I have the most aggressive shih tzu! Are they going to make a law against shih tzus?? No! I agree with having an insurance for all dogs, even if they are not aggressive because some day they might be if provoked. Pit bulls are not aggressive when they are loved and taken care of.

  4. Linda cleveland says:

    The rule about reporting tattooed dogs is because of dog fighting. Some owners will tattoo their dogs. Thus if you see a dog that has been tattooed and it is reported the authorities just might be led to a dog fighting gang. Not weird at all. A good law.

  5. Lynne Boreham says:

    I believe that if owners are responsible and the dog is well trained then there is no need for breed specific laws. The trouble is the kinds of owners that buy these breeds.They don’t know how to handle them and then the problems start. I believe that insurance is a must and maybe a licence for all dogs. I live in England where Pit Bulls are banned along with Japenese Tosa, Dogo Argentino and Fila Braziliero. I do not know what the last three dogs even look like so there couldn’t have been many in the country anyway. Any dog can be aggressive if not trained properly. Pitbulls just have a bad reputation.

  6. Lucy Muller says:

    The point is that a pit bull can kill a human and a shih you cannot. And, unfortunately, some really terrible people have turned some pit bulls into killers. No matter whose fault it is you can not subject people or pets to a dog capable of killing.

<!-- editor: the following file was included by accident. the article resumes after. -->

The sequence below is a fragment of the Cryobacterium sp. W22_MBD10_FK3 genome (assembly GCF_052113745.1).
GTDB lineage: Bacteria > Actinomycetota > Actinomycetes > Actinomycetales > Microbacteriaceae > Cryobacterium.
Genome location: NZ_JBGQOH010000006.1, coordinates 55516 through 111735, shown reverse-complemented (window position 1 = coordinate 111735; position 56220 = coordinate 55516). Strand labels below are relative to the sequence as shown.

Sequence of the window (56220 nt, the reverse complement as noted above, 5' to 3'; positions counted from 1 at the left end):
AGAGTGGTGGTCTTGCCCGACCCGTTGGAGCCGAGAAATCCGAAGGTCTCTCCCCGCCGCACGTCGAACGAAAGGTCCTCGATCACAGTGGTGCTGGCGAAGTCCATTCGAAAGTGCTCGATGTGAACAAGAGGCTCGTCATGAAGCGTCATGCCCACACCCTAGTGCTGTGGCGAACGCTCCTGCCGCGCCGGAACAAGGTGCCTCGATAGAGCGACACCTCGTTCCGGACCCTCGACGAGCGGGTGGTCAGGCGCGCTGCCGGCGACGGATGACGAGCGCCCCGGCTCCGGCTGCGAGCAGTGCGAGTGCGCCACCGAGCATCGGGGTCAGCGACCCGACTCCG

7. Lucy Muller says:

    Another FYI, my friend adopted a pit bull pup at age 8 weeks. He was raised nicely but at age one year, he turned on the family beagle twice and tried to kill her. If he had had two gentle parents he might not have turned, but usually you do not know the parents.

  8. Rana Adamchick says:

    Actually, Lucy, you’re wrong about that. ANY DOG CAN KILL ANY HUMAN, and PITS DO NOT HAVE ANY DIFFERENCE IN THEIR BITE ABILITY, according to vets, nationwide. The stats are also not reality. Pits are less inclined to attack a human or a dog than most other breeds, but because there are so many of them, they are attacked by the media. Most media can’t even tell a pit from another dog. By the way, I don’t have a pit, so there is no denial going on. I just became EDUCATED, instead of listening to the media. If you ask a vet, you will find out that it’s all hype, concerning pits. Look into it, don’t take my word for it.